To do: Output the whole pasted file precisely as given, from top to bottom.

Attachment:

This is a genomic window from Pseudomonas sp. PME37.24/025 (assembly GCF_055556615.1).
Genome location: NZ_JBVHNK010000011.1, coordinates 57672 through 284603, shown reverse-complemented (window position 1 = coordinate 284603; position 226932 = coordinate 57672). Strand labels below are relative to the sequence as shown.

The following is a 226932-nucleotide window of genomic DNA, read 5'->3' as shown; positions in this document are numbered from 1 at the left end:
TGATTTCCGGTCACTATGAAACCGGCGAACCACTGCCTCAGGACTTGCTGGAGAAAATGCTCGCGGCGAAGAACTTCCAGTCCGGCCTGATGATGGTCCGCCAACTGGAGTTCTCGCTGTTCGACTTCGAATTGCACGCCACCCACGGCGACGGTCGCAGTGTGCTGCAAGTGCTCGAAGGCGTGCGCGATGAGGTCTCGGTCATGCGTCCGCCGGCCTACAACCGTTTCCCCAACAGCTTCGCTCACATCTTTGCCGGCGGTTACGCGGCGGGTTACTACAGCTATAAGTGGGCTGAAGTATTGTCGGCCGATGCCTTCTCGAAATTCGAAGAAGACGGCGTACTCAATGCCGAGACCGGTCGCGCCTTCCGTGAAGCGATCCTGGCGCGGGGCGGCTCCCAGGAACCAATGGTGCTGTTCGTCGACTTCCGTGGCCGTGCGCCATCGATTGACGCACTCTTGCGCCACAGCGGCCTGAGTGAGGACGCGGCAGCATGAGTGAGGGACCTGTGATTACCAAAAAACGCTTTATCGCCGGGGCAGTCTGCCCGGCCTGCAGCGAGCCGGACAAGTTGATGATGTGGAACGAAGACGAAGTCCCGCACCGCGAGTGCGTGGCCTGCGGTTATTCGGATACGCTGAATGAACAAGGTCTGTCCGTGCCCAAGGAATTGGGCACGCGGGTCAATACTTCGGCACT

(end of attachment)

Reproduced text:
This is a genomic window from Pseudomonas sp. PME37.24/025 (assembly GCF_055556615.1).
Genome location: NZ_JBVHNK010000011.1, coordinates 57672 through 284603, shown reverse-complemented (window position 1 = coordinate 284603; position 226932 = coordinate 57672). Strand labels below are relative to the sequence as shown.

The following is a 226932-nucleotide window of genomic DNA, read 5'->3' as shown; positions in this document are numbered from 1 at the left end:
TGATTTCCGGTCACTATGAAACCGGCGAACCACTGCCTCAGGACTTGCTGGAGAAAATGCTCGCGGCGAAGAACTTCCAGTCCGGCCTGATGATGGTCCGCCAACTGGAGTTCTCGCTGTTCGACTTCGAATTGCACGCCACCCACGGCGACGGTCGCAGTGTGCTGCAAGTGCTCGAAGGCGTGCGCGATGAGGTCTCGGTCATGCGTCCGCCGGCCTACAACCGTTTCCCCAACAGCTTCGCTCACATCTTTGCCGGCGGTTACGCGGCGGGTTACTACAGCTATAAGTGGGCTGAAGTATTGTCGGCCGATGCCTTCTCGAAATTCGAAGAAGACGGCGTACTCAATGCCGAGACCGGTCGCGCCTTCCGTGAAGCGATCCTGGCGCGGGGCGGCTCCCAGGAACCAATGGTGCTGTTCGTCGACTTCCGTGGCCGTGCGCCATCGATTGACGCACTCTTGCGCCACAGCGGCCTGAGTGAGGACGCGGCAGCATGAGTGAGGGACCTGTGATTACCAAAAAACGCTTTATCGCCGGGGCAGTCTGCCCGGCCTGCAGCGAGCCGGACAAGTTGATGATGTGGAACGAAGACGAAGTCCCGCACCGCGAGTGCGTGGCCTGCGGTTATTCGGATACGCTGAATGAACAAGGTCTGTCCGTGCCCAAGGAATTGGGCACGCGGGTCAATACTTCGGCACT